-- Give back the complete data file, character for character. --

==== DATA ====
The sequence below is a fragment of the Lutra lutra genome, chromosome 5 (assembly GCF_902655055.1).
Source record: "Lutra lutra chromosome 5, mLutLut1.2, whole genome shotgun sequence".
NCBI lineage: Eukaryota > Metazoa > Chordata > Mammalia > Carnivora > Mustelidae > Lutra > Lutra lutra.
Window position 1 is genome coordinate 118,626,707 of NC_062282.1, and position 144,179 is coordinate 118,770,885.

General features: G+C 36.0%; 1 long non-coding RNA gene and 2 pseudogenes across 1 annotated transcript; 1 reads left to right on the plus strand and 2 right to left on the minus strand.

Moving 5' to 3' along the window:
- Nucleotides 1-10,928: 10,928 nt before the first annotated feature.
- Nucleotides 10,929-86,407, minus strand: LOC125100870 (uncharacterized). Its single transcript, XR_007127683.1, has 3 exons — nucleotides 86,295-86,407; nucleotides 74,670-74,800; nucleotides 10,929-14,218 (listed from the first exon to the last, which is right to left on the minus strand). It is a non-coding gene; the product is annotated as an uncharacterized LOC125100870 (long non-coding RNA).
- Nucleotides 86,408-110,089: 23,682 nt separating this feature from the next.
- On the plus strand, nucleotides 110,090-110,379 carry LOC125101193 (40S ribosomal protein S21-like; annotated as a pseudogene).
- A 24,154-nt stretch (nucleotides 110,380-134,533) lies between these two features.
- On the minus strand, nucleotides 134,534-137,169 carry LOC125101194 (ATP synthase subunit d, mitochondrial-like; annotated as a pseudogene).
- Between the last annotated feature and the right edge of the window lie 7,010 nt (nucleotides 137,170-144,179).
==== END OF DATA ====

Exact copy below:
The sequence below is a fragment of the Lutra lutra genome, chromosome 5 (assembly GCF_902655055.1).
Source record: "Lutra lutra chromosome 5, mLutLut1.2, whole genome shotgun sequence".
NCBI lineage: Eukaryota > Metazoa > Chordata > Mammalia > Carnivora > Mustelidae > Lutra > Lutra lutra.
Window position 1 is genome coordinate 118,626,707 of NC_062282.1, and position 144,179 is coordinate 118,770,885.

General features: G+C 36.0%; 1 long non-coding RNA gene and 2 pseudogenes across 1 annotated transcript; 1 reads left to right on the plus strand and 2 right to left on the minus strand.

Moving 5' to 3' along the window:
- Nucleotides 1-10,928: 10,928 nt before the first annotated feature.
- Nucleotides 10,929-86,407, minus strand: LOC125100870 (uncharacterized). Its single transcript, XR_007127683.1, has 3 exons — nucleotides 86,295-86,407; nucleotides 74,670-74,800; nucleotides 10,929-14,218 (listed from the first exon to the last, which is right to left on the minus strand). It is a non-coding gene; the product is annotated as an uncharacterized LOC125100870 (long non-coding RNA).
- Nucleotides 86,408-110,089: 23,682 nt separating this feature from the next.
- On the plus strand, nucleotides 110,090-110,379 carry LOC125101193 (40S ribosomal protein S21-like; annotated as a pseudogene).
- A 24,154-nt stretch (nucleotides 110,380-134,533) lies between these two features.
- On the minus strand, nucleotides 134,534-137,169 carry LOC125101194 (ATP synthase subunit d, mitochondrial-like; annotated as a pseudogene).
- Between the last annotated feature and the right edge of the window lie 7,010 nt (nucleotides 137,170-144,179).